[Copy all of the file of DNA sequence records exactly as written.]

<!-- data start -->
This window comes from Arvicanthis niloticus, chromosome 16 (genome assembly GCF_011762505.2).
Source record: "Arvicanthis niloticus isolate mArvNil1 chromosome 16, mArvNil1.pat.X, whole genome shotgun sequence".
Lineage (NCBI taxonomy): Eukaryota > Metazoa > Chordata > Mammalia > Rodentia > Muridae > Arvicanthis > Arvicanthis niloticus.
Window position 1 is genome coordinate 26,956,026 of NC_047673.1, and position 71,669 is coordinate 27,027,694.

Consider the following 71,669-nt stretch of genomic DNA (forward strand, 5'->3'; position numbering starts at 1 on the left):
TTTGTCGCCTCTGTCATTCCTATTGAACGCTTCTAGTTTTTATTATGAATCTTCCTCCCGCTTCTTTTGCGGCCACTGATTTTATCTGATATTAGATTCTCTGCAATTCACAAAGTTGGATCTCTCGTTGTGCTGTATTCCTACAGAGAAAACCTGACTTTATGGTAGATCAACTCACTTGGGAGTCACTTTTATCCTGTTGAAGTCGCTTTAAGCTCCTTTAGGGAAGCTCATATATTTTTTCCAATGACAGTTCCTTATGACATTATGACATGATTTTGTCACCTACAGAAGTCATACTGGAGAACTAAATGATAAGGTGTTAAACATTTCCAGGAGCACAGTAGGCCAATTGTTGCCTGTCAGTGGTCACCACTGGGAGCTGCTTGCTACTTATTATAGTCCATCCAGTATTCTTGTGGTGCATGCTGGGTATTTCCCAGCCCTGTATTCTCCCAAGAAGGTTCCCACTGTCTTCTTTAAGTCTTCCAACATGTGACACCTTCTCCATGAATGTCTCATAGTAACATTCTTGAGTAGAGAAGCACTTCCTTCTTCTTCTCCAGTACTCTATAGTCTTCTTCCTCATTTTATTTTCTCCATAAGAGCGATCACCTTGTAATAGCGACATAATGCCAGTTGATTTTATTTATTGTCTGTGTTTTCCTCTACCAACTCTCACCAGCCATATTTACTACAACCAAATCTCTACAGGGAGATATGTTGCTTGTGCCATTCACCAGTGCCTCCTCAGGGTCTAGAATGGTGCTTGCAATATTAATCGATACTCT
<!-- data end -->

This window comes from Arvicanthis niloticus, chromosome 16 (genome assembly GCF_011762505.2).
Source record: "Arvicanthis niloticus isolate mArvNil1 chromosome 16, mArvNil1.pat.X, whole genome shotgun sequence".
Lineage (NCBI taxonomy): Eukaryota > Metazoa > Chordata > Mammalia > Rodentia > Muridae > Arvicanthis > Arvicanthis niloticus.
Window position 1 is genome coordinate 26,956,026 of NC_047673.1, and position 71,669 is coordinate 27,027,694.

Consider the following 71,669-nt stretch of genomic DNA (forward strand, 5'->3'; position numbering starts at 1 on the left):
TTTGTCGCCTCTGTCATTCCTATTGAACGCTTCTAGTTTTTATTATGAATCTTCCTCCCGCTTCTTTTGCGGCCACTGATTTTATCTGATATTAGATTCTCTGCAATTCACAAAGTTGGATCTCTCGTTGTGCTGTATTCCTACAGAGAAAACCTGACTTTATGGTAGATCAACTCACTTGGGAGTCACTTTTATCCTGTTGAAGTCGCTTTAAGCTCCTTTAGGGAAGCTCATATATTTTTTCCAATGACAGTTCCTTATGACATTATGACATGATTTTGTCACCTACAGAAGTCATACTGGAGAACTAAATGATAAGGTGTTAAACATTTCCAGGAGCACAGTAGGCCAATTGTTGCCTGTCAGTGGTCACCACTGGGAGCTGCTTGCTACTTATTATAGTCCATCCAGTATTCTTGTGGTGCATGCTGGGTATTTCCCAGCCCTGTATTCTCCCAAGAAGGTTCCCACTGTCTTCTTTAAGTCTTCCAACATGTGACACCTTCTCCATGAATGTCTCATAGTAACATTCTTGAGTAGAGAAGCACTTCCTTCTTCTTCTCCAGTACTCTATAGTCTTCTTCCTCATTTTATTTTCTCCATAAGAGCGATCACCTTGTAATAGCGACATAATGCCAGTTGATTTTATTTATTGTCTGTGTTTTCCTCTACCAACTCTCACCAGCCATATTTACTACAACCAAATCTCTACAGGGAGATATGTTGCTTGTGCCATTCACCAGTGCCTCCTCAGGGTCTAGAATGGTGCTTGCAATATTAATCGATACTCT